By Christy Tidwell
As I noted in my earlier discussion of Robert Kelly’s “Science,” poetry and science are not as separate as we might often think: they are both creative, and they both challenge us to see the world in new ways. In “The Sciences Sing a Lullabye” (2007), Albert Goldbarth illustrates another similarity between science and poetry by personifying the sciences (specifically physics, geology, astronomy, zoology, psychology, biology, and history) and imagining them as comforting figures.
It is comforting to think, as Physics tells us, that our atoms will “dance / inside themselves themselves without you,” or, as Geology says, that “All of the continents used to be / one body. You aren’t alone.” Meanwhile, Astronomy comforts the reader with a reassurance that “the sun will rise tomorrow” while History hands us “the blankets, layer on / layer, down and down.” In other words, the processes of our bodies and of the world will continue, even without our attention. And science is what provides the evidence of this continuation.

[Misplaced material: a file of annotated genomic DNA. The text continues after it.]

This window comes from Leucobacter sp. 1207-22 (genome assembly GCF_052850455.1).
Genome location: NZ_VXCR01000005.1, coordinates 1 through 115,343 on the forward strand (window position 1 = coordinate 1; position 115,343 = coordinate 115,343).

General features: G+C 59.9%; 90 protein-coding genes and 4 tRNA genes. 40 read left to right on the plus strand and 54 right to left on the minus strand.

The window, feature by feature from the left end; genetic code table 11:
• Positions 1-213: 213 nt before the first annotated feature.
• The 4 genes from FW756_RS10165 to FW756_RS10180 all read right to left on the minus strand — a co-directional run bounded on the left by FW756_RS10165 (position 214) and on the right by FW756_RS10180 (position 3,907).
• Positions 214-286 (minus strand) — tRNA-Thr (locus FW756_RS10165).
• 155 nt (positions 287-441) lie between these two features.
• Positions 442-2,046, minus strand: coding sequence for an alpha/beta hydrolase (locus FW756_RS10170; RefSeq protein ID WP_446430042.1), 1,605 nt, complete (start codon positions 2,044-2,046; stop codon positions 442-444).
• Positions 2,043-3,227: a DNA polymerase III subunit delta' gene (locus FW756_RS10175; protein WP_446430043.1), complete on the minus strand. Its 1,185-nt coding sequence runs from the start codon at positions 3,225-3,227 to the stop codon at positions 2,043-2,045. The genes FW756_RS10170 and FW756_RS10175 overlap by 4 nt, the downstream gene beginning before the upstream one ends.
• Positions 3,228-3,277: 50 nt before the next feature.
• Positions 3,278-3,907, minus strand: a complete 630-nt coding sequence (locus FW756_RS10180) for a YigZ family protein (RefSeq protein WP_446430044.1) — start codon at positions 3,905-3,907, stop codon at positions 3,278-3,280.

This may seem obvious, but it’s nice to be reminded sometimes. The poem highlights science’s potential to help us understand these patterns more fully and to rely upon them. And Goldbarth’s poetic approach comforts in its use of personification to make technical topics more approachable.
This poem shows that poetry and science can be not only challenging but also comforting. Better understanding the world – through the language of poetry and the data of science – can help us to find patterns to rely on even in the midst of change, upheaval, or simple exhaustion.
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